How the ‘future of buying’ will help UK shoppers take back control of the internet

Brits love to shop. Online and offline, face to face and remotely. But as revealed in a new trend report from cinch.co.uk – the newly launched online personal shopping service for used cars – today’s buyers aren’t happy with many aspects of their retail experiences. While digital shopping is supposed to make life easier, a third (33%) of people surveyed said that online purchases take them longer than they should due to lack of guidance or a convoluted process.

With our growing frustrations around online shopping, it’s no wonder Brits are getting ready to embrace Artificial Intelligence and other cutting-edge technologies for a more streamlined and faff-free experience. Research shows that over a quarter (28%) of UK shoppers are looking forward to using 3D body scanners, receiving suggestions on personalised products based on their online data (22%) and playground shops where people are free to experience the products before buying them (26%).

Behavioural futurists Nadia and William Higham – who compiled the ‘Finding The One’ report for cinch – predict that Digital Friends Forever (D.F.F.s) will soon become commonplace. These online personal shoppers will observe people, get to know their families and friends, and shop on their behalf, helping to turn the tables and put shoppers’ needs first, instead of those of retailers. Furthermore, they predict that in a few years chatbots will take over customer service teams completely.

The futurists believe that, aside from helping to make people’s lives easier, these online personal shoppers will also help people shop better and express their individuality through their purchases, by enabling them to find what they really want. According to the study, three quarters (76%) of young people say self-expression is fundamental to personal growth, which is attributed to the growth of social media in this report.

The latest research reveals that this new era of personalised purchasing will grow people’s reliance on digital assistance in their everyday lives. Nearly half (44%) of those surveyed would trust a robot of sorts to protect them from intruders, almost a fifth (17%) would let them choose their car, and nearly one in 10 (8%) would even go as far as trusting them to select a babysitter for their child.

This growing interest from consumers will have a knock-on effect on whether or not people choose to shop with certain retailers. Three quarters (76%) admit that a bespoke experience is a true testament to how much a company values them, and two thirds (67%) of UK shoppers are totally happy sharing their personal data with retailers and brands, if it means they can speed up their purchase process.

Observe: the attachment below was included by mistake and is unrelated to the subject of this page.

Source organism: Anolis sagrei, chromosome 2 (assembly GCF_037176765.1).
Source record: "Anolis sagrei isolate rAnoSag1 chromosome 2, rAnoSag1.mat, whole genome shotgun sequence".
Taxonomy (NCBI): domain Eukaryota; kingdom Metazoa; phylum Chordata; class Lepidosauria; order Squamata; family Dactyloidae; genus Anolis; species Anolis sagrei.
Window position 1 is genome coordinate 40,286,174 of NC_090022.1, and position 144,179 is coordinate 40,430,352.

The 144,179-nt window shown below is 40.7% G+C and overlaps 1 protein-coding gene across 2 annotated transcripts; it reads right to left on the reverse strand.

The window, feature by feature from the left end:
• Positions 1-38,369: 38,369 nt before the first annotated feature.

Nadia Higham says: “In addition to a more personalised shopping experience, there is a growing demand for more fun and excitement in retail. The more that retailers personalise the buying experience, the more control they’ll give the shopper, meaning it’s less likely consumers will make the ‘wrong’ decision. We’ll shop smarter, we’ll feel more confident in our decisions, and we’ll have products tailored to our needs.”

This is apt, with the latest research revealing that almost half (46%) of UK shoppers have regretted buying expensive items in the past after discovering a better version or brand afterwards. The top lavish items Brits have regretted buying include a car (9%), long-haul holiday (10%), piece of furniture (11%) and laptop (12%). Research from cinch[1] also found a quarter (26%) of car buyers (just over 2 million of the 7.9 million people per year who buy a used car) don’t feel confident buying a used car, while 31% find the process daunting, and 45% (over 3.5 million people) do not enjoy the process of finding and buying a car at all.

cinch’s unique ‘help me choose’ function works like a personal shopper, matching budget, lifestyle preferences and what people need out of a car with suggestions of different vehicles that are right for the buyer – letting them discover new options confidently, whether they know about cars or not.

The tool uses a carefully selected range of images, sliders and simple questions to quickly establish individual preferences. Using attribution, these responses – which deliver millions of possible combinations of specifications – are then matched against thousands of individual vehicles to generate truly tailored recommendations in seconds. The results are highly customised down to engine size, body, brand, size, fuel type and so on – taking all that hard work away from the user and presenting them with the perfect car for their needs.

cinch.co.uk is a new service that helps consumers find, buy and sell a used car.

 

The cinch ‘Finding The One’ report summary:

 

The Power of Personalisation

  • In the future, personalisation will become an increasingly important purchase driver: 45% of consumers say they’re more likely to shop on a site that offers personalised recommendations
  • Two thirds (66%) of UK online shoppers like the idea of being able to personalise a retail website

 

Self-Reliant Shoppers

  • In the future, shoppers will increasingly seek out opportunities to take control of the purchase process: they’ll demand more choices and options; and enough information to make smarter decisions by themselves
  • Almost half (46%) of regular UK online purchasers have regretted buying at least one major purchase they made online: 9% regret buying a car, 10% a holiday and 12% a laptop
  • To avoid such problems, tomorrow’s consumers will demand an opportunity to test a product in real life before they buy it, with more retailers offering a ‘try before you buy ‘service, including AR and VR brand experiences